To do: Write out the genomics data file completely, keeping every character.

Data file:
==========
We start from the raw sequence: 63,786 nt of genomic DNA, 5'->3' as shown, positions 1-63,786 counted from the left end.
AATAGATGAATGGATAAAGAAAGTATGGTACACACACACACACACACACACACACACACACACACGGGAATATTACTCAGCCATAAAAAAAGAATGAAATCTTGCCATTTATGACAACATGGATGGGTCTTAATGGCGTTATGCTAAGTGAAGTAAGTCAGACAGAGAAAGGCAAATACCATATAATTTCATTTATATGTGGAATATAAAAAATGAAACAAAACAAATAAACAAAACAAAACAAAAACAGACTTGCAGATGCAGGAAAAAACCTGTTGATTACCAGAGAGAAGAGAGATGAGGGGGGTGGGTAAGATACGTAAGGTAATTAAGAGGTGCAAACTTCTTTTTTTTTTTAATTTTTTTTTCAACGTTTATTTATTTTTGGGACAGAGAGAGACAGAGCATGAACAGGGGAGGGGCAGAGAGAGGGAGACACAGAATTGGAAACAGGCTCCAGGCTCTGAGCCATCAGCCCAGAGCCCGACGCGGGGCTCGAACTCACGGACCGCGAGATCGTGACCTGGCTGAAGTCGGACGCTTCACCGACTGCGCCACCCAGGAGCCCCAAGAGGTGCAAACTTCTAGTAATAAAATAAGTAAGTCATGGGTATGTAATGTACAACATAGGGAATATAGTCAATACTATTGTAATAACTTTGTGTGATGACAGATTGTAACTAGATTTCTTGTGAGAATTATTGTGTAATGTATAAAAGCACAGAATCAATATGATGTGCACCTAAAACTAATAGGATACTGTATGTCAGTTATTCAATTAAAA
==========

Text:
We start from the raw sequence: 63,786 nt of genomic DNA, 5'->3' as shown, positions 1-63,786 counted from the left end.
AATAGATGAATGGATAAAGAAAGTATGGTACACACACACACACACACACACACACACACACACACGGGAATATTACTCAGCCATAAAAAAAGAATGAAATCTTGCCATTTATGACAACATGGATGGGTCTTAATGGCGTTATGCTAAGTGAAGTAAGTCAGACAGAGAAAGGCAAATACCATATAATTTCATTTATATGTGGAATATAAAAAATGAAACAAAACAAATAAACAAAACAAAACAAAAACAGACTTGCAGATGCAGGAAAAAACCTGTTGATTACCAGAGAGAAGAGAGATGAGGGGGGTGGGTAAGATACGTAAGGTAATTAAGAGGTGCAAACTTCTTTTTTTTTTTAATTTTTTTTTCAACGTTTATTTATTTTTGGGACAGAGAGAGACAGAGCATGAACAGGGGAGGGGCAGAGAGAGGGAGACACAGAATTGGAAACAGGCTCCAGGCTCTGAGCCATCAGCCCAGAGCCCGACGCGGGGCTCGAACTCACGGACCGCGAGATCGTGACCTGGCTGAAGTCGGACGCTTCACCGACTGCGCCACCCAGGAGCCCCAAGAGGTGCAAACTTCTAGTAATAAAATAAGTAAGTCATGGGTATGTAATGTACAACATAGGGAATATAGTCAATACTATTGTAATAACTTTGTGTGATGACAGATTGTAACTAGATTTCTTGTGAGAATTATTGTGTAATGTATAAAAGCACAGAATCAATATGATGTGCACCTAAAACTAATAGGATACTGTATGTCAGTTATTCAATTAAAA